A Medical practitioner, Dr Kelechi Okoro, has advised Nigerians to shun archaic and religious beliefs that made women to feel they were unclean and unworthy when menstruating.
Okoro, the Medical Officer at the Kogi Government House Clinic, gave the advice on Monday in Lokoja at the second day of a two-day health sensitisation programme organised by a corps member, Miss Oyebimpe Olofin.
The theme of the programme is: “The Adolescent Girl and Menstrual Hygiene.”
Kelechi said: “In this part of the world, some people referred to menstruation as a taboo, shameful and dirty.
“Some religions also made women to feel like they are unclean and unworthy when menstruating.
“The myths, such as: if a menstruating woman touches an animal, it will be infertile; if she touches a plant, it will dry up and die.
“If she sleeps in the same bed with her husband, he will be unfortunate or poor; and if she takes her bath, she will remain infertile.
“In fact, some female students are so shy to tell someone else that they are observing their period; even some have to take days off school, so they can hide in shame.’’
She said that the archaic belief had made some of the students to be absent from schools, thereby reducing attendance in school and low productivity in academics.
“Menstruation should not be something hidden or to be ashamed of.
“Instead, the girls should be empowered with enough information and means to make their menstrual periods more hygienic and comfortable for them,” Okoro said.
The expert decried such beliefs, saying that they were just mere myths and untrue.
According to her, menstruation is a monthly shedding of the lining of the uterus, where menstrual blood and tissues flow out from the uterus, through the cervix and vagina which happens once every month.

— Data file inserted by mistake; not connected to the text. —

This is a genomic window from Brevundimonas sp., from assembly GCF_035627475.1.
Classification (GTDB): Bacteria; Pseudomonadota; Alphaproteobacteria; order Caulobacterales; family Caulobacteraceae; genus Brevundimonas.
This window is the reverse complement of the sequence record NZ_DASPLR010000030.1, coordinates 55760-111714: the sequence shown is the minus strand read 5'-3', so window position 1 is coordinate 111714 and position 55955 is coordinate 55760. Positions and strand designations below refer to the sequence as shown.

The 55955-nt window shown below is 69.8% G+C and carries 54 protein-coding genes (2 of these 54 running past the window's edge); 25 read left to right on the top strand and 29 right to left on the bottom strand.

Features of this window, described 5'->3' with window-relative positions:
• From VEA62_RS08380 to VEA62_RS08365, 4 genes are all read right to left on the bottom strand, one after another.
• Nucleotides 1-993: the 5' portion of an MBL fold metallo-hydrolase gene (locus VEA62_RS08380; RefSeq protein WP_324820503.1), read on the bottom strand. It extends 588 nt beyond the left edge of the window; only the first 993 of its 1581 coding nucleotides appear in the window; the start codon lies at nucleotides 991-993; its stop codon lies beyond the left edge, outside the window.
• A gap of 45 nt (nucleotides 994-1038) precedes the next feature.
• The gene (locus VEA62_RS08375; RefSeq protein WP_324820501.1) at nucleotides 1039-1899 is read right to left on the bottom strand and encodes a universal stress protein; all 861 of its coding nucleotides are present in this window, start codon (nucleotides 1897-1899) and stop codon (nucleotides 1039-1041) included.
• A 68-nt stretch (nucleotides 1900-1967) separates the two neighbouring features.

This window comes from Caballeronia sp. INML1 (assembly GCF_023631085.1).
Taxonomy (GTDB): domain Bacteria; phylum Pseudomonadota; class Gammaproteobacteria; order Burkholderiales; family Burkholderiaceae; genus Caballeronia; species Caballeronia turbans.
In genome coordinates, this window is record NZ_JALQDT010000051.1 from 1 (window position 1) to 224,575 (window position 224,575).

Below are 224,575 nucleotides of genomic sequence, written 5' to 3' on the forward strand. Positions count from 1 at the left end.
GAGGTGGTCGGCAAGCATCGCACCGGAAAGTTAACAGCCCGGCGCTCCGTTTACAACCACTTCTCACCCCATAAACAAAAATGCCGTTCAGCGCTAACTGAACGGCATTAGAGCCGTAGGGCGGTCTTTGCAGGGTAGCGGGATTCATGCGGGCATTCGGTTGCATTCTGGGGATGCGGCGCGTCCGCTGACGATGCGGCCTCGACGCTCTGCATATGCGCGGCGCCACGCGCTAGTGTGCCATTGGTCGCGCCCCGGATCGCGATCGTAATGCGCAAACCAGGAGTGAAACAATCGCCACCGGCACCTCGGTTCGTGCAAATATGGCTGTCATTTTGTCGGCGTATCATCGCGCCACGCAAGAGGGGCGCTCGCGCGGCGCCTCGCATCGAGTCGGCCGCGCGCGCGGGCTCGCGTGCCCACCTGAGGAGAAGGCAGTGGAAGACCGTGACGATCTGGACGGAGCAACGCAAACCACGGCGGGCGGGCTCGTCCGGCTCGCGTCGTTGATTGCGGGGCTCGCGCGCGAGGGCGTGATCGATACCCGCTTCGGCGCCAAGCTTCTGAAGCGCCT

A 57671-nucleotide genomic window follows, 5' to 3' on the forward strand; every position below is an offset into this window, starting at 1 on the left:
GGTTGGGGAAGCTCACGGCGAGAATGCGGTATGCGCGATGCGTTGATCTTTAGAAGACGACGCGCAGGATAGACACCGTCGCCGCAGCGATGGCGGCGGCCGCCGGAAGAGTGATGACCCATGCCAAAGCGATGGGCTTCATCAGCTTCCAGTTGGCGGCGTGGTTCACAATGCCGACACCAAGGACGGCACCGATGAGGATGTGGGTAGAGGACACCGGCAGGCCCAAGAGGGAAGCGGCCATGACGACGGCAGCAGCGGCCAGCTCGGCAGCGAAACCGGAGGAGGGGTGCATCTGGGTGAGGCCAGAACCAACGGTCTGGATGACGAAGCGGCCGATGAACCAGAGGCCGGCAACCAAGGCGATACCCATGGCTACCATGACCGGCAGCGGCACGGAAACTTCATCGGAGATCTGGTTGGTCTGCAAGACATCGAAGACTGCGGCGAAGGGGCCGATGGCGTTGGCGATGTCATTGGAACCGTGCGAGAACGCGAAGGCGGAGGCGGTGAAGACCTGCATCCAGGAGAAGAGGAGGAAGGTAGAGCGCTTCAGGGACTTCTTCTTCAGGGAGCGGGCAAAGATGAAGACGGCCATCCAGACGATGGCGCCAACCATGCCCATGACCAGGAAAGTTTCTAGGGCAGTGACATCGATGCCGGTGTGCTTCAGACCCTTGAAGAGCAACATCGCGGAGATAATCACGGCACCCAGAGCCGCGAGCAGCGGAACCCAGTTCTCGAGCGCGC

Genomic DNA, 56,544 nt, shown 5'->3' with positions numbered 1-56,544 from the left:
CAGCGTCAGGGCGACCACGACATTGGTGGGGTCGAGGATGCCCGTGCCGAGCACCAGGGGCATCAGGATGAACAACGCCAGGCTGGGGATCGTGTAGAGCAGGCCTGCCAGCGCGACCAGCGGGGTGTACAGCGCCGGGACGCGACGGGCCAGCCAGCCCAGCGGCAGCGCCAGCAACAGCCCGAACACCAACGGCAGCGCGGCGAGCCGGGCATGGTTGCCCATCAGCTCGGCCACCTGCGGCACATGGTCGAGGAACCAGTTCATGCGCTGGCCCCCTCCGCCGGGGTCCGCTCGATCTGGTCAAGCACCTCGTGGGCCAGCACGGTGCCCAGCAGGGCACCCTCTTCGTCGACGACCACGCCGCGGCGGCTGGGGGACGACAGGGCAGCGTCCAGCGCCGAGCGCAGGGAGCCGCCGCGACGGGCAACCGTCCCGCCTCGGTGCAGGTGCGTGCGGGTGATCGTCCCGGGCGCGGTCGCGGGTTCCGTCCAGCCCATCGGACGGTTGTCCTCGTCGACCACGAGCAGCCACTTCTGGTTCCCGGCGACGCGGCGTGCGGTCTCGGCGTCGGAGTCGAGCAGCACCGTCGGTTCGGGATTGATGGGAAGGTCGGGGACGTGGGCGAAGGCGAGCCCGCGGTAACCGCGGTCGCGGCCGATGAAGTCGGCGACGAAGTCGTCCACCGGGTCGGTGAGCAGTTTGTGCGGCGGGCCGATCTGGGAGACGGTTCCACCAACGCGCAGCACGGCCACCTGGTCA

“The normal duration for menstruation is between three to seven days; if it does not flow up to three days or flows more than seven days, then, it is abnormal and should be investigated.
“Menstruation is one of the major signs of puberty for females. It is a major change in the female body that tells her of the transitioning to being a woman,’’ she said.
The expert advised parents to be closer to their children, especially the girl-child and do more work on them, saying that everything they needed could not be taught in school.
In her remarks, Miss Oyebimpe Olofin, the corps member, told NAN that the two-day health sensitisation was organised to mark the Nigeria’s 57th Independence celebration.
Olofin said that it was aimed at bringing healthcare to the doorsteps of people who could not afford it.
She said that the first day was designated for a medical screening on malaria, diabetes and blood pressure for residents of traditional communities of Kabawa in Lokoja.
The corps member said that no fewer than 117 people were screened.
“Today is the second day of what we started on Sunday to sensitise our girls on menstrual hygiene and how to make re-usable sanitary pads.
“We will also give them free ultramodern sanitary pads at the end of the programme.
“A girl-child should be proud of menstruating and not to be ashamed of it”.
One of the beneficiaries, Miss Chioma Igwe, thanked the corps member for organising the programme to educate female students on menstrual hygiene, saying that she had really learnt new things about menstruation.
The corps member (Olofin) had on May 27 paid the school fees of 30 students and donated uniforms, 180 books and other writing materials to two schools in Lokoja to mark the 2017 Children’s Day.